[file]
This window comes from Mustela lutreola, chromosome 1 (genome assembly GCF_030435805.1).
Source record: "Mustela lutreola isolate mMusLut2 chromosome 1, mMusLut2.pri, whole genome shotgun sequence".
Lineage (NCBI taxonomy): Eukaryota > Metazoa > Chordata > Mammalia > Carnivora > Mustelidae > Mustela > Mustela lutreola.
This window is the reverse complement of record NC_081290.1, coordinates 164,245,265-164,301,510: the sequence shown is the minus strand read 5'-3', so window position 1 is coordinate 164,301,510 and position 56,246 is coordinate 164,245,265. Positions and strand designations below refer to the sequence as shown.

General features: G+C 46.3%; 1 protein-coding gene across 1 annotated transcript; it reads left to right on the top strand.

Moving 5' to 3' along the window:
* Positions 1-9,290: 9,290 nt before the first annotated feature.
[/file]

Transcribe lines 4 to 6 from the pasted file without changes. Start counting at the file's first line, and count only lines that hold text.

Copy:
This window is the reverse complement of record NC_081290.1, coordinates 164,245,265-164,301,510: the sequence shown is the minus strand read 5'-3', so window position 1 is coordinate 164,301,510 and position 56,246 is coordinate 164,245,265. Positions and strand designations below refer to the sequence as shown.

General features: G+C 46.3%; 1 protein-coding gene across 1 annotated transcript; it reads left to right on the top strand.

Moving 5' to 3' along the window: